I met some distant relatives for the first time recently and was pleasantly surprised to see that although they were almost 50 years old, they were healthy and happy and vitally alive. It made me realise what a strange world we live in, where, if you are a working person, you get progressively unwell as you age. By the time you retire from your job, you are a slave to various unhealthy habits and usually to medicines with multiple unknown side effects. To me one of the main side effects of modern work-life seems to be a loss of vitality, as if we were patients forever stuck in a hospital ward. I have my life markers more or less under control and cannot remember the last time I had an allopathic medicine, but I also feel the loss of vitality that seems to naturally accompany modern life. It is almost like whatever I eat or breathe in or think about or get entertained with is slowly poisoning me. Slowly draining the life away from me like a dripping tap that cannot be closed.
What is it that we can do? I can talk about what I do and what I think helps me and perhaps you can share what your practices are to keep mentally and physically healthy in a world bent on making everyone ill. The following is my incomplete list:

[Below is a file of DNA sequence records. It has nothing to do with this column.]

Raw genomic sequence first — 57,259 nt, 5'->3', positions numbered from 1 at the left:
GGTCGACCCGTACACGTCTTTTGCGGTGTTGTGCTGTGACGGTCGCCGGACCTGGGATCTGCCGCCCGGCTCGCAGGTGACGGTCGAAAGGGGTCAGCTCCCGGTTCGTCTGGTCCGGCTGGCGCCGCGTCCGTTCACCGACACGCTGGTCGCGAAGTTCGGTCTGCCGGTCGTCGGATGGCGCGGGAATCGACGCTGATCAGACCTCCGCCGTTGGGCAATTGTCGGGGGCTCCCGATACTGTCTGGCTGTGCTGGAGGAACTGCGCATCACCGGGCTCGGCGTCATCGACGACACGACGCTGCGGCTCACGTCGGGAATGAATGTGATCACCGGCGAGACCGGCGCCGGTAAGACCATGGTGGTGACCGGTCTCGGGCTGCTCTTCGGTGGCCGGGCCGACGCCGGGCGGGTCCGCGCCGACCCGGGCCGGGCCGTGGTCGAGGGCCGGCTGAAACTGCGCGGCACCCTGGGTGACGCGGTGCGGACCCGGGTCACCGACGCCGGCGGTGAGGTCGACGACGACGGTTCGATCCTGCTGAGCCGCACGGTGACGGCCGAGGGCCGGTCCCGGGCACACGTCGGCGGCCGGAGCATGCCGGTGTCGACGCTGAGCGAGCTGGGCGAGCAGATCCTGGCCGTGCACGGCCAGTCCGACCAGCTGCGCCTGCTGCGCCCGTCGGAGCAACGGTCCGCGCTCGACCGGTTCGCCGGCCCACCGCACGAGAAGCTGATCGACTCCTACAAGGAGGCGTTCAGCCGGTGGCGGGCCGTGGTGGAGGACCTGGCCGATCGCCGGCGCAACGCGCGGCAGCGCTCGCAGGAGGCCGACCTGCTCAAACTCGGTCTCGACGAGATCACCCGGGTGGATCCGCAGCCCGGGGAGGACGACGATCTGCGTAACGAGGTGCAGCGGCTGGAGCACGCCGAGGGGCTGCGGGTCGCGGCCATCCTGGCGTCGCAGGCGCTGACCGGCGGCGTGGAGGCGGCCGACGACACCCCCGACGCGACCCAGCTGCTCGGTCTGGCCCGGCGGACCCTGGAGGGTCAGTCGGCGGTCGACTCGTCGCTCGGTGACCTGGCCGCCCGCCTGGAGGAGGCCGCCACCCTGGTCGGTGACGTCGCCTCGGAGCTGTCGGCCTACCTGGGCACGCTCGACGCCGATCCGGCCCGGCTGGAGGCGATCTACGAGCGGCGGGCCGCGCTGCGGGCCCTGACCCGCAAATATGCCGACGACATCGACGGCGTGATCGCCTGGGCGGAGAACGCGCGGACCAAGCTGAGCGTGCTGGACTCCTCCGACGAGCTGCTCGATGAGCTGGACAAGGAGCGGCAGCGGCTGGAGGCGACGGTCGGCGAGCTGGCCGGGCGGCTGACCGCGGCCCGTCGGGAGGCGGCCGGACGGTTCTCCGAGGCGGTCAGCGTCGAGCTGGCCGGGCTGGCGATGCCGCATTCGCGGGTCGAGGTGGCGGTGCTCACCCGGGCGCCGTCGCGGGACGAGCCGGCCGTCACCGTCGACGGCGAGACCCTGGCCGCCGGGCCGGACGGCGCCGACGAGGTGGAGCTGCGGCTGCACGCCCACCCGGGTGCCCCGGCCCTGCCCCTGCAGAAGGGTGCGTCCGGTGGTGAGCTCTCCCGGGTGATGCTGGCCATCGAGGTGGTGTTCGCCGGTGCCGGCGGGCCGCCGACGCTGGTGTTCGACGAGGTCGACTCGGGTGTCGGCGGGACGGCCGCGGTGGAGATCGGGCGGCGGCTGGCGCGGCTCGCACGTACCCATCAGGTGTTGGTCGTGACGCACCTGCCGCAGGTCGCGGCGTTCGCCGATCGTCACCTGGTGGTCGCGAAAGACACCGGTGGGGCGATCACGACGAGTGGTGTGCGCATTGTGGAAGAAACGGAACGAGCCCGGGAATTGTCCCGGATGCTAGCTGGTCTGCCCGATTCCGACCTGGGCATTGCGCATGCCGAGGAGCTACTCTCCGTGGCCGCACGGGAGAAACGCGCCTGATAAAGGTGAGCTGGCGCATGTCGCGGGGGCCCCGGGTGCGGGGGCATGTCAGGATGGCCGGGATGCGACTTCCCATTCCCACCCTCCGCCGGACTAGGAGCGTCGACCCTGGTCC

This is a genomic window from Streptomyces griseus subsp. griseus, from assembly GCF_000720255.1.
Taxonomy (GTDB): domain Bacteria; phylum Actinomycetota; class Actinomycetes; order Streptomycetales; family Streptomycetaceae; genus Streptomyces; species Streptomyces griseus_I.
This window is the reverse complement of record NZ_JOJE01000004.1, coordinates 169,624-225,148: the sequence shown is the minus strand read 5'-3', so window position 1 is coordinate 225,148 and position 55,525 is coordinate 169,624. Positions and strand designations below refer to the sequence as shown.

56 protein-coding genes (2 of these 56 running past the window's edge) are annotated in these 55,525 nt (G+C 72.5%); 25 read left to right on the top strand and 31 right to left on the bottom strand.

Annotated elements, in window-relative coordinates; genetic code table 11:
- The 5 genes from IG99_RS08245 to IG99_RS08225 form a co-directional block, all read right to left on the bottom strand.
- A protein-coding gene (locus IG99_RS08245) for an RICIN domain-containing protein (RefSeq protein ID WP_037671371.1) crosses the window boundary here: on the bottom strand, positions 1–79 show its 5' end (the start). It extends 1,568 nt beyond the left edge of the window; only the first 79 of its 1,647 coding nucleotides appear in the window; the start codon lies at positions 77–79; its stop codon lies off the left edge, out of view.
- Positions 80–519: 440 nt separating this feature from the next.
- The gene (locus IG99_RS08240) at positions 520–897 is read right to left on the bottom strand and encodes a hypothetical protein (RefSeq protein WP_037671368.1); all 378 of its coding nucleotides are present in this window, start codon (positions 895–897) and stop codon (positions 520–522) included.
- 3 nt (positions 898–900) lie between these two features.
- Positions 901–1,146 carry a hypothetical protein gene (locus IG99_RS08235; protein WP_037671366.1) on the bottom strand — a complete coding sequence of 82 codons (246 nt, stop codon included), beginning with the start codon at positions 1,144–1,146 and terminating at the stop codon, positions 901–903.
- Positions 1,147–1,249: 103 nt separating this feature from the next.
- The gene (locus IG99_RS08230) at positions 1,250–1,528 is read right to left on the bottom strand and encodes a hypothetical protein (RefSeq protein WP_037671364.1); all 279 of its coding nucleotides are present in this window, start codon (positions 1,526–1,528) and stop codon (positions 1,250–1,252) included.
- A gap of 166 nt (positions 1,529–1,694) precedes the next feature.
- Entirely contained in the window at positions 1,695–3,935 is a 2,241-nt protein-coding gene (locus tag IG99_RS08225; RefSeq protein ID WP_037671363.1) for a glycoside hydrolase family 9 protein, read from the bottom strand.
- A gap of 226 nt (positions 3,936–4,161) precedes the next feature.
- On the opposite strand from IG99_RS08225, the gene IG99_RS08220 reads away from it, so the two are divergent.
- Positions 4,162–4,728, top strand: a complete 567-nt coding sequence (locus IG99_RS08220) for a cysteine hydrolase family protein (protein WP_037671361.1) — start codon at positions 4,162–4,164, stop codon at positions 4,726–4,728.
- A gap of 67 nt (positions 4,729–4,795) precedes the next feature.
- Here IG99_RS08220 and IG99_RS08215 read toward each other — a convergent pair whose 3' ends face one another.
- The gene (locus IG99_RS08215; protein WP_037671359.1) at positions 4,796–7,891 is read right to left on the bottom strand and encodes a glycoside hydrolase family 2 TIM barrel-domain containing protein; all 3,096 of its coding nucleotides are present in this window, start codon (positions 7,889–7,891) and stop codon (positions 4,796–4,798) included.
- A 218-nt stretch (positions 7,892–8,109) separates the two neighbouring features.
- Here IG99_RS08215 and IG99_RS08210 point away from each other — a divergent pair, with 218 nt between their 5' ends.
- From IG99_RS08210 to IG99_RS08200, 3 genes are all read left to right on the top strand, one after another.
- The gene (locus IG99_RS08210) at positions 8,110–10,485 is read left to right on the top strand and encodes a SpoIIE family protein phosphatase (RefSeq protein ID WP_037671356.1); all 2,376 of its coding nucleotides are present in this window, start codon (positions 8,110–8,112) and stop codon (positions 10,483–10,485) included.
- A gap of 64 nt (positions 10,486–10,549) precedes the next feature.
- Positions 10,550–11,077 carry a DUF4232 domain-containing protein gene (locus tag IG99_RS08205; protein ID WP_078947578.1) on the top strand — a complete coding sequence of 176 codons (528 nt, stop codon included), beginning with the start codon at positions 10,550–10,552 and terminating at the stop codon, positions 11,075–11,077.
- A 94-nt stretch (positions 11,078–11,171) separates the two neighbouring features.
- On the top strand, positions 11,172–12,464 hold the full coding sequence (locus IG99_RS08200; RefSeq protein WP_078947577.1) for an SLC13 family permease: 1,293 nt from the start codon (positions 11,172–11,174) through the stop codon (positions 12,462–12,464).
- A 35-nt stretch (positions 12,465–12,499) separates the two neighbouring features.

– I make it a point to walk outside in the sun as much as I can. A day when I miss walking in the sun, I consider a wasted day in which I have become a little less well than I was in the morning.
– When I feel that I have become poisoned with too much food over many days or months, I cut down drastically on my food intake and I make strict rules for recovering from the poisoning that I inflicted on myself.
– I am superstitious about missing my Pranayama practice. It feels like the poisoning that happens everyday gets partly reversed with this practice. At least it feels like that to me.
– And this may seem a little far-fetched but I was thinking that having a deep dialogue, a samvaad, with another human being also falls in the category of something that makes us less poisoned. By samvaad I mean an exchange where there is careful, respectful listening and a contemplative, authentic, tentative response, ideally based on personal experience.
– This brings me to the last point I wanted to make here about paying attention to the world around us (people, trees, birds, insects, animals, buildings… everything) and seeing the beauty and sacredness inherent in all of it. I think when we achieve a small part of this, we break free from much of the poison spread by modernity.
I will conclude this post here and request you to add your comment about your experience and what practices work for you. Thanks in advance.